Jim Pinkerton (1950 – 2018) will be remembered for his exuberance, kindness, and hearty laugh. He was many things: a concert pianist and harpist, a member of the “President’s Own” Marine Band, fourth place winner in the 1976 Israel Competition, White House performer for multiple presidents, solo touring artist for Columbia Artists, and later one half of a musical duo with John Escosa, registered nurse and nurse practitioner, nurturing mentor to his students at Temple College in Taylor, Texas, patron of the arts, harp technician for the Lyon & Healy Technician’s Guild, quilter, motorcycle and vintage car enthusiast, storyteller, and a loving friend to all who crossed his path. He was always eager to help other harpists with regulation, music, markings or even loaning his harp when needed.
Jim’s passion for the harp began at the Oberlin Conservatory of Music. A piano student in Miles Mauney’s piano studio, Jim was enthralled by the sound of the harp. Fellow harpist Jacquelyn Bartlett recalls him lurking outside her practice room, and suggested he enroll in beginning harp with Lucy Lewis. He then studied harp for a year with Suzanne Davids. From Oberlin, Jim entered the Marine Band as a harpist.
Harpist and friend Faith Carman remembers first meeting Jim in the green room after a concert with harpist Dotian (Carter) Levalier. “Jimmy was 19 at the time and looked magnificent in his full dress uniform and handsome to boot. I will never forget that evening.” Ray Pool remembers being regaled by Jim’s stories as they traveled on the train from lessons at Lucile Lawrence’s Larchmont, N.Y., home to Manhattan. Ray remembers Jim telling him about his prized photo taken with soprano Beverly Sills the night Jim accompanied her at a White House state dinner, and that Jim’s reaction to playing solo in the White House foyer for the arrival of Queen Elizabeth was, “the diamonds were blinding!”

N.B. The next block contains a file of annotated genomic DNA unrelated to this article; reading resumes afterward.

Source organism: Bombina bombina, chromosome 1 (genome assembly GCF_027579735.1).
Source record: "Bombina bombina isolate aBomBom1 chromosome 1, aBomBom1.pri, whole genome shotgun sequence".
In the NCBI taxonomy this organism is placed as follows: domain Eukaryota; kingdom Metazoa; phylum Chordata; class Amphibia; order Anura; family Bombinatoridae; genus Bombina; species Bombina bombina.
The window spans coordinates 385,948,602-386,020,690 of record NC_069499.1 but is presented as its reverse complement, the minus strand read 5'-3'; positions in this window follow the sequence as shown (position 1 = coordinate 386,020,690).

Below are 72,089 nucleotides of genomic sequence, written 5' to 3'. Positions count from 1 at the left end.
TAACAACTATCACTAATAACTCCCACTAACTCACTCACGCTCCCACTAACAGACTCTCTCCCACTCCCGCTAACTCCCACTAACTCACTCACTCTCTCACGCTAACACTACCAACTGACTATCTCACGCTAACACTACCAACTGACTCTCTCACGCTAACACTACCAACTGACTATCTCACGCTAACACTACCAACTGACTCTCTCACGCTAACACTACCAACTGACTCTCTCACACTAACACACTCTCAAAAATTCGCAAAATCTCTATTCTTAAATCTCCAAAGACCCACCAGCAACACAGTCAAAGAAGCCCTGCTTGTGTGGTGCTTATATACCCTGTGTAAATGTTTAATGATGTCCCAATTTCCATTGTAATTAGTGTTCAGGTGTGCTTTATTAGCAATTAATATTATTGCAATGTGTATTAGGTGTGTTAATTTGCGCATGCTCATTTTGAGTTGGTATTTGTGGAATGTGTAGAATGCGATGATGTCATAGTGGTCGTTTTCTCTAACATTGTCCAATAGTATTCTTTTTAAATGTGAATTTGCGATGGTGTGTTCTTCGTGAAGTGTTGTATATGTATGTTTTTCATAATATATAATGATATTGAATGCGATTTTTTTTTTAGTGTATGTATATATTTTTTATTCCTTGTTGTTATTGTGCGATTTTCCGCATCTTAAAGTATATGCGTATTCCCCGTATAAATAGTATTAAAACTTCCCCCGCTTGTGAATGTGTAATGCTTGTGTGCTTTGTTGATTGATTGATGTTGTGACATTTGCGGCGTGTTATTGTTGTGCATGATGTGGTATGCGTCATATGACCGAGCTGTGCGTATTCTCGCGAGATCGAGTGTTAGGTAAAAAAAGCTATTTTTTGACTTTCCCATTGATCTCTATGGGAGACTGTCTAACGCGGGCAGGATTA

Colleague Kathy Kienzle recalls how impressive Jim looked competing in his dress uniform at the 1976 Israel Competition and his story about learning the Handel Concerto. In his early days with the Marine Band, Jim played a lot of background music at the White House. According to him, the senators would have three-martini lunches and not really care what he played, so he practiced the Handel slowly at 60 to the quarter note while they lunched.
After his time in the Marine Band, Jim won a spot as a solo and orchestral touring artist for Columbia Artists. It was a fierce schedule and lonely life as he was the artist and the driver. Later, he and John Escosa traveled as a harp duo for Columbia Artists. Faith recalls John Escosa saying “Jimmy was his best partner, and he (Escosa) never played Debussy’s En Bateau again with any other harpist.”
The financial uncertainties of a musical career led Jim to pursue degrees as a registered nurse and master’s of science in nursing. His fieldwork led him to teaching, where he was a dedicated and nurturing mentor to his students.
Jim returned to the harp world as a technician and harpist in the summer of 1999. In 2004, he and partner Jack Harrington commissioned Sonnett 22 by Joel Hoffman to celebrate their 30th anniversary. The Washington Men’s Camerata and featured harpists Susan Jolles and Deborah Hoffman premiered it in 2006.
The Austin harp community, of which I am a part, celebrated Jim’s 2005 arrival in our city with a multiple harp concert. Jim agreed to participate with the stipulation that the second half would be him playing jazz standards with a rhythm section. This was during Jim’s “Harley Period.” Ever the showman, he shed his tuxedo at intermission and appeared bare-chested in a leather motorcycle vest, boots, and jeans for his jazz set. Jim Pinkerton is survived by his friend and loving partner of 44 years, Jack Harrington.
—by Delaine Leonard